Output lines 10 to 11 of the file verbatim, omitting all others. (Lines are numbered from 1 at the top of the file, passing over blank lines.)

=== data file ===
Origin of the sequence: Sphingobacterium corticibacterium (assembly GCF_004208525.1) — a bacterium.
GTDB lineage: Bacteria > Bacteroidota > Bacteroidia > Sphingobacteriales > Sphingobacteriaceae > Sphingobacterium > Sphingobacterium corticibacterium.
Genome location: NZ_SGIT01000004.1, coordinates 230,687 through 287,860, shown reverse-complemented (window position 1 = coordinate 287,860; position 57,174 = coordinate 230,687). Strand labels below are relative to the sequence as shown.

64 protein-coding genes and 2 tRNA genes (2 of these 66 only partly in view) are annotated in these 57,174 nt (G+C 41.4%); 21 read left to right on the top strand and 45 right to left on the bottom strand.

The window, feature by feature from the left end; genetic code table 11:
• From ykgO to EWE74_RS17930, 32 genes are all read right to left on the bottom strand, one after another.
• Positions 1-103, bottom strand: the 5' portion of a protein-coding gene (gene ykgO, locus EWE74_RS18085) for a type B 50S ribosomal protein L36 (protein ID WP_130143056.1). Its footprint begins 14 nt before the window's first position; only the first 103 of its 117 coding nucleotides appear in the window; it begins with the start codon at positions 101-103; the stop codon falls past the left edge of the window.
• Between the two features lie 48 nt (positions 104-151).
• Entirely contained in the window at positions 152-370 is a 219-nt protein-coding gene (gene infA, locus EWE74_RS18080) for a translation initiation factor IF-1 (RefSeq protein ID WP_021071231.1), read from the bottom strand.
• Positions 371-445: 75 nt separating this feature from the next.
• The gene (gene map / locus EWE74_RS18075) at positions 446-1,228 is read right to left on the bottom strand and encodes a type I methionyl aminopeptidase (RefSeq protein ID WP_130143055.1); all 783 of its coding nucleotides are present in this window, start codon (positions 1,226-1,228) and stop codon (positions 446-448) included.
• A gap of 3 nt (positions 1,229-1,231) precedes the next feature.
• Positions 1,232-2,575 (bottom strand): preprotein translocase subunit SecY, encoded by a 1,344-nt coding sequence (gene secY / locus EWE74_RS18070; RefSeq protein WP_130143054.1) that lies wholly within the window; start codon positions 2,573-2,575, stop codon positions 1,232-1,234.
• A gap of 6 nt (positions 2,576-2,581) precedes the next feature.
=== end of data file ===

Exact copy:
• Positions 371-445: 75 nt separating this feature from the next.
• The gene (gene map / locus EWE74_RS18075) at positions 446-1,228 is read right to left on the bottom strand and encodes a type I methionyl aminopeptidase (RefSeq protein ID WP_130143055.1); all 783 of its coding nucleotides are present in this window, start codon (positions 1,226-1,228) and stop codon (positions 446-448) included.